Category Archives: Herpies Virus

Herpies Virus

Herpies Simplex Virus

Herpies/Herpes infection is among the most prevalent of viral infections on the planet, and it is present in all major regions of the earth. Thus, gaining an insight into this infection, and its causative agents is going to serve people well because practically everyone is susceptible to it. The causative agent of the infections commonly bunched under the term herpies infection are the Herpies Simplex Virus 1 and 2 (herpies 1, herpies 2), with both belonging to the same family, Herpiesviridae. These two viruses are primarily responsible for causing the oral and genital herpies respectively. Thus, gaining an insight into what they are, and how they spread from one host to another can be helpful in containing the transmission of this infection. Preventive measures are of particular importance, because as neurotropic and neuro-invasive viruses, they are immune to complete cure by even the most potent of antiviral medications.
 
Herpies Treatment
 

Dynamics of the Herpies Simplex Virus:

Both the herpies 1 and herpies 2 viruses are DNA virus, which means that they contain deoxyribonucleic acid as their genetic material. These virus particles attach to various protein receptors present on the skin surface, and then make their way into the cells of their targeted hosts. Once inside the host cells, the virion can hijack the entire machinery of the infected cells, and use them to produce proteins and new DNA material for the purpose of creating more virus particles.  Therefore, the herpies simplex virus is able to utilize the resources available inside its host cells to its own benefits and in the end make their way out of those doomed cells in a far greater number.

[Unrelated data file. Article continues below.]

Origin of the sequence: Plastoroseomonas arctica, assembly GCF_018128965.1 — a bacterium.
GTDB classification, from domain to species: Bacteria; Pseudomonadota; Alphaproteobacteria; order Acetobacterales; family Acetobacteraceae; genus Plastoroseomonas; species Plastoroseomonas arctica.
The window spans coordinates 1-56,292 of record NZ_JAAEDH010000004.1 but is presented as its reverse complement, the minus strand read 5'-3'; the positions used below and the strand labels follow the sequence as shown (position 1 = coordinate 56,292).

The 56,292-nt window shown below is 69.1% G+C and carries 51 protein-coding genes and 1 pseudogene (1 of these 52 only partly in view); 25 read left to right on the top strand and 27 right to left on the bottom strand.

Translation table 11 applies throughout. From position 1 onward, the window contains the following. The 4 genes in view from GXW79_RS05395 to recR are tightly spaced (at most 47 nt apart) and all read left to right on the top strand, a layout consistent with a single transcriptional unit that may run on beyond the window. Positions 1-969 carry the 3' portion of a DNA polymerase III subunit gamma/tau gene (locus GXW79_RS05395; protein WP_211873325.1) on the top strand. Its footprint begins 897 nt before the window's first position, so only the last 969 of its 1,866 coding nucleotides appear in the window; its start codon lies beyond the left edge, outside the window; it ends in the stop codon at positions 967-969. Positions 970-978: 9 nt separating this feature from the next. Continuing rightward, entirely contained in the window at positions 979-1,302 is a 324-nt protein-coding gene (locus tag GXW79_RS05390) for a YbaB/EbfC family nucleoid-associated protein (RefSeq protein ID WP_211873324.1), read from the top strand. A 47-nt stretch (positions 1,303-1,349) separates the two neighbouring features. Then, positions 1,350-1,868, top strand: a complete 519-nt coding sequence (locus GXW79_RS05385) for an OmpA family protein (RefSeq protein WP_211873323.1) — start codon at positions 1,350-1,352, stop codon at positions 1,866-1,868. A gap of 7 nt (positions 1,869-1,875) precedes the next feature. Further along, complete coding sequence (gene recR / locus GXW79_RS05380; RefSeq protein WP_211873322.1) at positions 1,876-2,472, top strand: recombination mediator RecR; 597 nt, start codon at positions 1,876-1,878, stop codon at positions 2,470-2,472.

Why does the Herpies Simplex Virus Comeback?



Herpies simplex virus has devised a number of mechanisms to evade the host immune system, as well as, suppress the cellular machinery involved in making the presence of any such infection known to the host. Thus, it is able to survive inside the host for long without any chance of detection, which provides it with precious time to replicate and leave the host cells in large numbers. The herpies virus makes its way to the nerve ganglia where it can stay in a latent state, which makes it practically impossible to clear it completely from an infected host, even after the administration of the most effective antiviral medications available. The virus stays in the cell body of the neurons during the latest stage when they produce no symptoms, and it may seem to the host they have been cured of this infection. However, under the presence of a number of triggering factors, the virus reactivates and makes their way to the skin surface through the axons of the neurons they have infected.
 

How do you get Herpies 1 Virus? (Oral Herpies)